• 80 percent of those surveyed said they use the Internet (and "other digital tools") at least once a week to keep up with developments in their profession;
  • Another 80 percent use it to collect materials for use in lesson plans;
  • 84 percent use it to "find content that will engage their students";
  • 75 percent said the Internet has increased "the range of content and skills about which they must be knowledgeable"; and
  • 41 percent indicated the Internet has had a major impact on their workload.

Digital Divides: Youth and Affluence
Significant disparities arise, however, when the results are broken down by age of the teacher and economic status of the community the school serves.

  • Among those from more affluent communities, 52 percent said their students use mobile phones in class for educational purposes versus 35 percent in the lowest bracket.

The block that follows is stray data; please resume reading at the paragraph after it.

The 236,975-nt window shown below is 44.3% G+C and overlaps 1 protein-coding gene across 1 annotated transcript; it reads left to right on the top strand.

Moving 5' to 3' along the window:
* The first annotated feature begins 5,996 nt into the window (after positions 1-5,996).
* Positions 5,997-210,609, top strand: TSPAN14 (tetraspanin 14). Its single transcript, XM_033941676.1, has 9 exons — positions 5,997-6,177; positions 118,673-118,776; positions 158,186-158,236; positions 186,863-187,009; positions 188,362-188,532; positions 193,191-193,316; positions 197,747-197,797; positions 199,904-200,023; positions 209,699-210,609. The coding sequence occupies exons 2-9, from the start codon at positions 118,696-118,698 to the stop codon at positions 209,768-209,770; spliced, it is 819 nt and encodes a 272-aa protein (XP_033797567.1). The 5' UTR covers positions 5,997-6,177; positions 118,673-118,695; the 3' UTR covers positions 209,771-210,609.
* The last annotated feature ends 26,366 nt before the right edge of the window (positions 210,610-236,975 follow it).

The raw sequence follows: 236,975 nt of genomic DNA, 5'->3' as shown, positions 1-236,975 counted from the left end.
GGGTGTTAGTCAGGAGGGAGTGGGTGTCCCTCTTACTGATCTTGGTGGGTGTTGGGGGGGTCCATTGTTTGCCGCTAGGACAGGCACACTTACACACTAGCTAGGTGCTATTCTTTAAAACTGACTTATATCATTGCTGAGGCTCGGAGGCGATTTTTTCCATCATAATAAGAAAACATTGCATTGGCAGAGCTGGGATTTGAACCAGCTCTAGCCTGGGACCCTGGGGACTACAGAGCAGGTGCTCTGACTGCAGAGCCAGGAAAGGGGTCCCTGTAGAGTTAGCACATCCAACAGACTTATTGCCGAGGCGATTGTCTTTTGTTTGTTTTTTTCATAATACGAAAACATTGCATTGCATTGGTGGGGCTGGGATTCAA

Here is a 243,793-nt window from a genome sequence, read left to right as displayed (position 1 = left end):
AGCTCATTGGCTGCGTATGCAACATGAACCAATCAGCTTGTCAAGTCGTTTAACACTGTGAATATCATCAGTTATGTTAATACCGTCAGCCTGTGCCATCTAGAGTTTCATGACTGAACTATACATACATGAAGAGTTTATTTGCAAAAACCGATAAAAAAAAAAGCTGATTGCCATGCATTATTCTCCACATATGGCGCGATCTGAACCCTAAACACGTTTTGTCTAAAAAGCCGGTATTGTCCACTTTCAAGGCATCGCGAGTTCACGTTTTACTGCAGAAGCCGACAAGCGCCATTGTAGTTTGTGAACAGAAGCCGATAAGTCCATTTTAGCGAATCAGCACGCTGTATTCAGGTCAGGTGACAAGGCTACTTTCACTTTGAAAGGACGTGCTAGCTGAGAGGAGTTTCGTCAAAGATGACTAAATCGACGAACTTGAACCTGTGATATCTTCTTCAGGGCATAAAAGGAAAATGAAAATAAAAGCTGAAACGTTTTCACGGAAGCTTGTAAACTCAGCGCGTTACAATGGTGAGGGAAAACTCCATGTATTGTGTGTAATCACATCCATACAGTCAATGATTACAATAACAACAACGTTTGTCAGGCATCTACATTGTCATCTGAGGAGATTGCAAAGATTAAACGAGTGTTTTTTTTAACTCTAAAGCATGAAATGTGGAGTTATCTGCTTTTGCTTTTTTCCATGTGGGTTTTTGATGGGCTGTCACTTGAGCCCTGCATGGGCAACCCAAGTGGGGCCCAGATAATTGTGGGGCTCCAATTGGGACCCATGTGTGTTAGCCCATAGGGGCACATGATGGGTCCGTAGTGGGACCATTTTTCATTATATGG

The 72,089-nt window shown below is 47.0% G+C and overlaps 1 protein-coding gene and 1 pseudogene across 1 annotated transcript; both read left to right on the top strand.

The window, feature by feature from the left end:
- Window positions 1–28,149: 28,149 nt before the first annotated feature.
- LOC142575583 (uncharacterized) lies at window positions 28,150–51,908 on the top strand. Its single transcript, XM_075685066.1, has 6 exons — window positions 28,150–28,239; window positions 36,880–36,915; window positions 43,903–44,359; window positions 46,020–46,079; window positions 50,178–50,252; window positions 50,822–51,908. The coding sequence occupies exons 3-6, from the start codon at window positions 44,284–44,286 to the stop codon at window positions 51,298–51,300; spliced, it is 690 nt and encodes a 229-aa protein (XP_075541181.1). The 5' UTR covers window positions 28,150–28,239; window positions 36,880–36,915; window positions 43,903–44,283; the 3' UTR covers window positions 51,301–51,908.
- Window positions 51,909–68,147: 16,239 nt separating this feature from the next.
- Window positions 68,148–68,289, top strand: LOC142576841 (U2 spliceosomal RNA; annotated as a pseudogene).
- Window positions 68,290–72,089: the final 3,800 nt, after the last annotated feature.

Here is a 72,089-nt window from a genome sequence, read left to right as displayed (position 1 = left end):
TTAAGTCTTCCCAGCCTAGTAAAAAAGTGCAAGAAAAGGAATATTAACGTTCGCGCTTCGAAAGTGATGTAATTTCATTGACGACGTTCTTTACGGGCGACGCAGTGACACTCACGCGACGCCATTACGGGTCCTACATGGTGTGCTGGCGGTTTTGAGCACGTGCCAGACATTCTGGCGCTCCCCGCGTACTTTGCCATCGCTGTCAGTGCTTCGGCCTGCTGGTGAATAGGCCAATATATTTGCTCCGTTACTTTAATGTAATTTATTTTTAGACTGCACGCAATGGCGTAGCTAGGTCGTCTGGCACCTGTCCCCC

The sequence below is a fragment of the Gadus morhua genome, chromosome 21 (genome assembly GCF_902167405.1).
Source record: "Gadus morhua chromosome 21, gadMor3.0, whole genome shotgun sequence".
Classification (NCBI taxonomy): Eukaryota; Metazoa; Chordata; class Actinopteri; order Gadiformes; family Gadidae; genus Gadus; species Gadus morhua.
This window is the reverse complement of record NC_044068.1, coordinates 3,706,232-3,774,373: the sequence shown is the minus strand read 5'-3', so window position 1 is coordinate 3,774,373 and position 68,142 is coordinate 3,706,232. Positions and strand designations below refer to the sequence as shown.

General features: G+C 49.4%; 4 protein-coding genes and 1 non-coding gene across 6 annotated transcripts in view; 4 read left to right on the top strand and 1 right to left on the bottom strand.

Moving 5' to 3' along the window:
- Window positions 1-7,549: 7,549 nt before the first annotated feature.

• 56 percent of respondents teaching in more affluent communities said their students use tablets in and out of the classroom for educational purposes versus 37 percent of those in low-income schools.
  • 55 percent of teachers in the affluent category said their students use e-readers versus 41 percent of those in the lower-income category.
  • In terms of school support, 15 percent of teachers in upper-income communities said their schools were behind the curve on technology versus 39 percent in low-income communities.
  • 70 percent of those in affluent communities said their schools do a good job of "providing the resources needed to bring digital tools into the classroom," compared with just 50 percent of teachers in lower-income communities.
  • Finally, 56 teachers in low-income communities cited "lack of access to digital technologies [as] a 'major challenge' to incorporating more digital tools into their teaching," according to Pew.